Fly fishing with a bubble float can bring a successful angling trip with exciting moments. Yet, you only have such experience if you know how to do it correctly.
This fishing approach requires a set of gear and some techniques. As long as you check our guide before heading to the fishing spot, you won’t make mistakes.
Now, let’s join us and be ready for a fantastic journey!
The Right Equipment For Fly Fishing With A Bubble Float
Fly fishing with a bubble float is one of the most effective ways to catch coastal sea fish. In most cases, a bubble float angler can “outfish” a spin and fly fisher.
The technique can also work for many other types of fishing, including dry fly angling in streams with a bobber.
It may be easier to manage than fly fishing with a fly line as there is less drag.
Before any fishing trip, careful preparation is the most important step. So what gear should you pack to maximize your performance?
This section will reveal the answer.
Since spinning gear is most suitable for the light lines when you are bubble fishing, most anglers employ the method while casting an ultra-light rod.
When fishing waterways whose sides have thick brush and weeds, some anglers choose rods that are no longer than 5 feet.
If the lakes and rivers are wider, go for the 6- to 8-foot rod. Besides, the rod’s tip needs to have a swift action.
Shorter poles are easier to pack and transport while fishing in remote locations, while longer ones can cast farther and more mimic the motion of a fly rod.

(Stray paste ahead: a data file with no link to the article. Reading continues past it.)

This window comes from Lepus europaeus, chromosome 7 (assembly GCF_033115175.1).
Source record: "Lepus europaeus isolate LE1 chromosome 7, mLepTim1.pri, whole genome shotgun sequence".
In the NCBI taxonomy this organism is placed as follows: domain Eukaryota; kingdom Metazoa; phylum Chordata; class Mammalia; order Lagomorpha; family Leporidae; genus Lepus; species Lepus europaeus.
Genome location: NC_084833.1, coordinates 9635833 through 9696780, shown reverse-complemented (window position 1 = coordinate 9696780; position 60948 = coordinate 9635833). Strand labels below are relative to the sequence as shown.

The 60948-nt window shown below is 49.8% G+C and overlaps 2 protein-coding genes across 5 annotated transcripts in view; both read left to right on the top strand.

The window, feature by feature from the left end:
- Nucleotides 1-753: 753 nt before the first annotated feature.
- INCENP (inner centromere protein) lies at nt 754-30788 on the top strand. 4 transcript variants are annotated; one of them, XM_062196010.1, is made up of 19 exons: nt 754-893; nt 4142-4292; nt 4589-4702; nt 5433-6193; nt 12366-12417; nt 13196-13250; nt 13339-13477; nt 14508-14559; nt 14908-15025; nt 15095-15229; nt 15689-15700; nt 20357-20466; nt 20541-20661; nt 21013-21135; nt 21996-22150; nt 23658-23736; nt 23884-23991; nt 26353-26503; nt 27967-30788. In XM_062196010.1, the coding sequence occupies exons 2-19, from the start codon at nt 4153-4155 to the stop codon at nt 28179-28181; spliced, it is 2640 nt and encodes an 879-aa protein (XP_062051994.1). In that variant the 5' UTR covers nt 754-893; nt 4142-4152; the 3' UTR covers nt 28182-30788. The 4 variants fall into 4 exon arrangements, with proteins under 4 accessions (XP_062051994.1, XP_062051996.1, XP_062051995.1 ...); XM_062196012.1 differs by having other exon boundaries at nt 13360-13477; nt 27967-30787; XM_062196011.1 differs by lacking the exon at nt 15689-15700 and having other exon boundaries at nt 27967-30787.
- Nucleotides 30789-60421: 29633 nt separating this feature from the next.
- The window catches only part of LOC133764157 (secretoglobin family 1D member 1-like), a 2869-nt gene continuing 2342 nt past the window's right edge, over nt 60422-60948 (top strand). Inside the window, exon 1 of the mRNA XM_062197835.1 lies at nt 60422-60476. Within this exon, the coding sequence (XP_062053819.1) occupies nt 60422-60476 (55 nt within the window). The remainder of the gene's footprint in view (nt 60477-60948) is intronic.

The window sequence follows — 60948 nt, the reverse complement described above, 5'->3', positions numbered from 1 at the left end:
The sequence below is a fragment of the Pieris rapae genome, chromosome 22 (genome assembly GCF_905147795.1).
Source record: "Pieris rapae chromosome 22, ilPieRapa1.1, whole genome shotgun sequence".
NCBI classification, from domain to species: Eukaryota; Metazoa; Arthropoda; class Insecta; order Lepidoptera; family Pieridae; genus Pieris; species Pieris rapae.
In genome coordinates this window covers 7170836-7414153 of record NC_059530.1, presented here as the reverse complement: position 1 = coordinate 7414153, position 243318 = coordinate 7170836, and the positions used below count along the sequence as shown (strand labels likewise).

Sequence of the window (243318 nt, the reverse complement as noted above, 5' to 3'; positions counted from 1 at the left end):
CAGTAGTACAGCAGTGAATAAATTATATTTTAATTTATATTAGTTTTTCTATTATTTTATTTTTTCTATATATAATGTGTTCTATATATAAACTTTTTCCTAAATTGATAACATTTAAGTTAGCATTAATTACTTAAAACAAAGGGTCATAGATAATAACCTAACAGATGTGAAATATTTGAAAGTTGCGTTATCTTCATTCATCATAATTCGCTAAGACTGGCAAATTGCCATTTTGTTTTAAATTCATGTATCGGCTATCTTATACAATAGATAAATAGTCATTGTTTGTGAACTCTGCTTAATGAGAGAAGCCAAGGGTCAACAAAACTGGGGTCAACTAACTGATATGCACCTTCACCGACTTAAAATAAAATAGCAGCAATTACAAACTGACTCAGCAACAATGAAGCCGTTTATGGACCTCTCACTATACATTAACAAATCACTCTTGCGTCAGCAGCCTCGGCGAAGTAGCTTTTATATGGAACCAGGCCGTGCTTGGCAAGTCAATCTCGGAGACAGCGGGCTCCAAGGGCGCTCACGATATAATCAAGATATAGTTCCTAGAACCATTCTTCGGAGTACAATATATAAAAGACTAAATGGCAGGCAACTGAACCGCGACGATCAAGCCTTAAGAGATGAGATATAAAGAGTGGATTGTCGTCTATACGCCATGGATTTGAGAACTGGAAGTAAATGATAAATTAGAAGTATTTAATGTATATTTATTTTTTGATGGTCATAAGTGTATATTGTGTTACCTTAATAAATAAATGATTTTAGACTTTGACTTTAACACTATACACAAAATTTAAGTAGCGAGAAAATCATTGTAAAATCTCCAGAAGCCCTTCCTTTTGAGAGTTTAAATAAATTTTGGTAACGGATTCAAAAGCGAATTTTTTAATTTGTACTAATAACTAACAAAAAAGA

The ideal reel for bubble float fishing is a spinning reel. Your reel should feature a smooth-operating bail and can retrieve action.
If possible, choose the high-quality drag too so you can control the light lines effectively.
This fishing technique requires a line that is 4 to 6 pounds heavy.
Anglers often prefer the lighter ones with a leader to attach the fly. In this case, they choose the 2- to 4-pound line.
When setting up your pole, ensure the line can pass all guides. Even if you only miss one, everything will become a mess, and you won’t cast successfully.
How about the leader length? Your decision on the leader length depends on your chosen type of fly.
For example, the dry flies should be 9 feet, while the wet ones are often 6 feet. Yet, some anglers choose 5- to 7-foot leaders and don’t mind the type of fly.
Besides, depending on the weather, the condition of the waters, and your preferences, you might want to try out different lengths.
To prevent the plastic bubble from dropping down to the fly, you need to hook the leader to a little pivot once you’ve tied the bubble onto the line.
Although some anglers like using the same type of tapered leader, others enjoy using conventional monofilament.
The bubble fly rig allows you to cast fishing flies without a rod using a transparent plastic float.
You can also use it to cast light baits and lures that are challenging to throw with traditional fishing equipment like spinning or bait-casting rods.
In bubble fishing, a teardrop-shaped plastic bubble is most frequently used, with the thin end toward the lure and the thick end towards the rod.
Though some want spherical bubbles, others prefer a more tapered one that is widest in the middle and equally thin on either tip.
The float offers the required weight to throw them with conventional equipment because it is heavier and thicker than the fishing bait, lure, and fly.
If you need the bubble to be heavier, you can add some vegetable oil or water inside to fill the float’s empty body.
The transparent material is similar to spooking fish. The fish see these floats as bubbles floating in the water, giving it the name of “bubble fly fishing.”